What makes a good motorcycle cafe?

What are the criteria for a good motorcycle cafe and which is your favourite?

There are thousands of cafes around the world that dedicate themselves to motorcycle riders and the most famous would be the Ace Cafe in North London.

Yet, despite its rich history, the cafe is a bit of a letdown. It’s on the shabby side and feels a bit touristy.

We’ve been to many motorcycle cafes around the world and some of them are motorcycle cafes in name only.

So what makes a good motorcycle cafe?


Like a good property it’s location, location, location.

It has to be on or near a good motorcycling road or track.

Cafe Fahrtwind (pictured top of the page) would have to be near the top of any motorcycle cafe list, not only for its hilarious name (translation = ride wind), but also because it is near the famous Nurburgring where motoring fanatics on two and four wheels go to get a blast of high-speed adrenalin.


The Ace Cafe is steeped in history.

It was a London truckers’ café before becoming a favourite haunt of Britain’s bikers and a powerful symbol of post-war counterculture. The Ace Cafe gained notoriety as the biker hangout in the early 1960s and formed an instrumental piece of the café racer culture of the era.

Modern cafes just can’t manufacture history. However, they can at least ensure there is plenty of historic memorabilia on display.

Good coffee

Pit Stop Cafe
Waitress Tayla at the Pit Stop Cafe on Mt Mee

Gone are the days of instant coffee. Thankfully you can stop in the middle of nowhere these days and still get a decent coffee.

But if we’re paying up to an exorbitant $5 for a coffee, we expect good quality. And don’t think we don’t know what a good coffee is!

Also, there are a lot of tea drinkers these days and a wide selection of teas that could be provided, not just English Breakfast or Earl Grey.

Heavy Duty Motorcycles shop ride day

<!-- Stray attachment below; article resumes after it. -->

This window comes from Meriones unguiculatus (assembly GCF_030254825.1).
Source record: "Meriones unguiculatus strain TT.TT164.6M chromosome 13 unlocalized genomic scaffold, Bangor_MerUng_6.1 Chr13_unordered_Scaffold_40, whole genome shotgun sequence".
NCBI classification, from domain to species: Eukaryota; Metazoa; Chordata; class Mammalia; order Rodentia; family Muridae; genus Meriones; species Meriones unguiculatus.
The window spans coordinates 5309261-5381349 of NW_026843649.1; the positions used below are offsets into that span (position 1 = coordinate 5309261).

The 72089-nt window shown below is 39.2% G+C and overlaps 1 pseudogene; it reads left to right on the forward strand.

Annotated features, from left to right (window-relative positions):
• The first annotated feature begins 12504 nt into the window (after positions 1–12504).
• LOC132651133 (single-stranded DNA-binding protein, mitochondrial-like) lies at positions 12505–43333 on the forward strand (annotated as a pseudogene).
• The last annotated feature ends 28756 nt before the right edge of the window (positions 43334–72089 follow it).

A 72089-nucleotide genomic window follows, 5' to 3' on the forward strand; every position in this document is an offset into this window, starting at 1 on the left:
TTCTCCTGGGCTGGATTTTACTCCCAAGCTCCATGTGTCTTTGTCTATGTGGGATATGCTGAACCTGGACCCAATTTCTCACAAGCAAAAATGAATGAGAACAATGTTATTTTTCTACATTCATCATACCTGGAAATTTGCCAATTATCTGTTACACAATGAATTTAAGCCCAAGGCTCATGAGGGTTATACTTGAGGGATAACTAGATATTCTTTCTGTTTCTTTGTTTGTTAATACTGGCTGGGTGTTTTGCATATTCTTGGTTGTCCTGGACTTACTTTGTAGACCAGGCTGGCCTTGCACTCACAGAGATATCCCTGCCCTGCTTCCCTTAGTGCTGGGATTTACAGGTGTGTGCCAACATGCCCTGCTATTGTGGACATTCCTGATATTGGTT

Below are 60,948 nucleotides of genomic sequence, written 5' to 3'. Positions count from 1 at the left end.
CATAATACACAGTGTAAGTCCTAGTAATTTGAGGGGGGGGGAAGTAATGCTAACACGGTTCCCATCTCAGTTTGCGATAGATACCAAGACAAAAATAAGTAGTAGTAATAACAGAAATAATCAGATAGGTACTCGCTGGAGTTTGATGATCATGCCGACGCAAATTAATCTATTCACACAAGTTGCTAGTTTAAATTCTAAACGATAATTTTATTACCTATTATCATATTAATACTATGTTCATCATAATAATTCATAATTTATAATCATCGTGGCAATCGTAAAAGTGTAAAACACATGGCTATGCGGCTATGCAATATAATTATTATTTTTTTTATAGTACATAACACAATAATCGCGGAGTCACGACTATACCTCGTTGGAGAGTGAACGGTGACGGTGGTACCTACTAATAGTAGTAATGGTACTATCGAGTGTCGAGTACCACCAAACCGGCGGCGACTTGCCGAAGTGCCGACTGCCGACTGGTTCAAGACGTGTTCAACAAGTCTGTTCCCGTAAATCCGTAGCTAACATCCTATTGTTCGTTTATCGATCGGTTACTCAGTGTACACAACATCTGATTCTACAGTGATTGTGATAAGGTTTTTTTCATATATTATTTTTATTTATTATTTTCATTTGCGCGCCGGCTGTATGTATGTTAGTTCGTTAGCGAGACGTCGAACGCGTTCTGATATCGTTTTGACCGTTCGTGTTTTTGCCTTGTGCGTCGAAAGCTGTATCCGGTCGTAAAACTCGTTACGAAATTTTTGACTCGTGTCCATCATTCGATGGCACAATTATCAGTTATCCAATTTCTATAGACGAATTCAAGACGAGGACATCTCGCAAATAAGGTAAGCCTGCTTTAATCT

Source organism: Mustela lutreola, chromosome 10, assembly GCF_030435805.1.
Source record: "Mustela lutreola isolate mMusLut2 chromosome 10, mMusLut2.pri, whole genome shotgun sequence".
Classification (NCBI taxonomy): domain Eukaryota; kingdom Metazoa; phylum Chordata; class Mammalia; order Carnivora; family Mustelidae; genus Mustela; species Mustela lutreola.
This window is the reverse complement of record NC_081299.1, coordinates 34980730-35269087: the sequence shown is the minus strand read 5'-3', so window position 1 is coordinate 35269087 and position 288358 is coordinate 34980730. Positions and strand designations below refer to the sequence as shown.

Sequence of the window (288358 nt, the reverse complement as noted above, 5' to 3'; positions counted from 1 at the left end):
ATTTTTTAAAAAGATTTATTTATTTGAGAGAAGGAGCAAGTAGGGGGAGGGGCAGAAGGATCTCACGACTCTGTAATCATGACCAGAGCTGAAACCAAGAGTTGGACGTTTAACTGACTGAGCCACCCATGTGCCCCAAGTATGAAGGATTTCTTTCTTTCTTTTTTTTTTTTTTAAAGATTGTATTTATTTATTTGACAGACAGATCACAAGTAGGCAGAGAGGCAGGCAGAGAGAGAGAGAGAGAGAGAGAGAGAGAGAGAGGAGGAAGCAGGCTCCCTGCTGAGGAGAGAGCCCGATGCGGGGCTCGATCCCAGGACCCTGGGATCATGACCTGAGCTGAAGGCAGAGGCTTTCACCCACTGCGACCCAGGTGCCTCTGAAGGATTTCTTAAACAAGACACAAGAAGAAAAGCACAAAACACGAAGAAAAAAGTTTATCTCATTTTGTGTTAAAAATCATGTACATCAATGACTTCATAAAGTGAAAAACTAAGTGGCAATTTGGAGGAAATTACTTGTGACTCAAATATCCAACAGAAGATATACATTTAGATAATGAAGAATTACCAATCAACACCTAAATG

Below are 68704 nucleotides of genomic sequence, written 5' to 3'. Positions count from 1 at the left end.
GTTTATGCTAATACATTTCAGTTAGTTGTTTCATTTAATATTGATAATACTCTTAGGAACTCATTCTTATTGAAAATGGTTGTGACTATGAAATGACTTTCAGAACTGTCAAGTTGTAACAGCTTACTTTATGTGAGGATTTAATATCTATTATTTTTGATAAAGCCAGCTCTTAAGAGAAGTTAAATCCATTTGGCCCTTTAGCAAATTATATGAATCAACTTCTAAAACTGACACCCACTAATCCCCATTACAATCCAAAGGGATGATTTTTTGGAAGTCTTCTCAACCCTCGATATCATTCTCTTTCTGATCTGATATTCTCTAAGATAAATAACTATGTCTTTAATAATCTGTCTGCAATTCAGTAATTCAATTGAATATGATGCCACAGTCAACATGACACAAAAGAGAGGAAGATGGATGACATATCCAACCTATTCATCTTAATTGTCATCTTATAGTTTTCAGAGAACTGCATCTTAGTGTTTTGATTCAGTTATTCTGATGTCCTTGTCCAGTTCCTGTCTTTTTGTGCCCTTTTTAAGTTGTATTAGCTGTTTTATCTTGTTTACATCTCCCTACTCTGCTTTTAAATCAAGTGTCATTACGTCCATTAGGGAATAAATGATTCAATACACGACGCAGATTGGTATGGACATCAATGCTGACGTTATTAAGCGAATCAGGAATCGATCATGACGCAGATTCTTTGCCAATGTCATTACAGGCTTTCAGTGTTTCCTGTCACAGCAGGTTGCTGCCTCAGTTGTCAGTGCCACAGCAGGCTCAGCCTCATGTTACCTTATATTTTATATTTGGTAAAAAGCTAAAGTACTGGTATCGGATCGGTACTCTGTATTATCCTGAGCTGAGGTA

Coffee stop at Flavours Cafe, Boonah

Bargain prices

While there is a good mix of people from all walks of life who ride motorcycles, we do seem to be a fairly tight-fisted bunch. So don’t overcharge for coffee and cake.

Sure, there are some well-off professionals who ride, but make sure there are some cheap options on your menu, as well.

Motorcyclist owners

Cafe owners don’t have to be motorcyclists, but the best motorcycle cafes are owned by riders.

They understand what a ride wants and needs.

They’re also a good person to talk to about bikes when the cafe is near empty on a midweek afternoon.

A motorcyclist cafe owner will also support rider issues and provide vital information about policing and speed camera activity.

Police cops speed cafe

Good view

We’re not necessarily talking about a view of the scenery, although the Pit Stop Cafe on Mt Mee has one of the best views!

We’re motorcycle fanatics and we love looking at bikes. So it would be just as entertaining to have a view of the parking lot or of the road going past so we can watch the bikes.

Mt Glorious Cafe
Mt Glorious Cafe

Reading material

Apart from bench racing, riders love to read old copies of motorcycle magazines while sipping their lattes or for taking to the loo.

But cafe owners should make sure there is a good spread of material.

Not everyone is interested in chopper mags, or MotoGP mags.

And remember there is a growing number of female riders, so anachronistic mags with centrefolds are not appropriate.


Oxley Highway cafe
Royal Cafe, Walcha

Cafe owners can do more than just having a motorcycle name for the cafe or menu items with names such as a Laverda Latte, Beemer Burger, Suzuki Salad or Triumph Toastie.

Some cafes supply free visor cleaning kits and chain oil. And how about a drying cabinet to put wet gloves in while the riders are having a coffee?   

If you’re really going all out, how about installing an air pressure hose, or at least supplying an air pressure gauge?

Riders don’t expect everything for free, though.

How about stocking a range of gloves, balaclavas and neck socks available to purchase? It’s extra revenue as well.